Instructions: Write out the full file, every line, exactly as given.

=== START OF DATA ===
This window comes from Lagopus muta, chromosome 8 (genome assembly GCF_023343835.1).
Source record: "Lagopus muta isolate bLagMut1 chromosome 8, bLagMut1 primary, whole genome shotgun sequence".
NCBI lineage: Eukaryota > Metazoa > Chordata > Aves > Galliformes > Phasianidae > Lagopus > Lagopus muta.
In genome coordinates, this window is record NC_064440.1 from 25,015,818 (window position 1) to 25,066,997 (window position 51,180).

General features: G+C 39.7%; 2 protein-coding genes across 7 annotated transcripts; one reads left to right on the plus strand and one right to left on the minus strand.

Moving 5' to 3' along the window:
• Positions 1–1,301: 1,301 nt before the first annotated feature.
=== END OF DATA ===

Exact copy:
This window comes from Lagopus muta, chromosome 8 (genome assembly GCF_023343835.1).
Source record: "Lagopus muta isolate bLagMut1 chromosome 8, bLagMut1 primary, whole genome shotgun sequence".
NCBI lineage: Eukaryota > Metazoa > Chordata > Aves > Galliformes > Phasianidae > Lagopus > Lagopus muta.
In genome coordinates, this window is record NC_064440.1 from 25,015,818 (window position 1) to 25,066,997 (window position 51,180).

General features: G+C 39.7%; 2 protein-coding genes across 7 annotated transcripts; one reads left to right on the plus strand and one right to left on the minus strand.

Moving 5' to 3' along the window:
• Positions 1–1,301: 1,301 nt before the first annotated feature.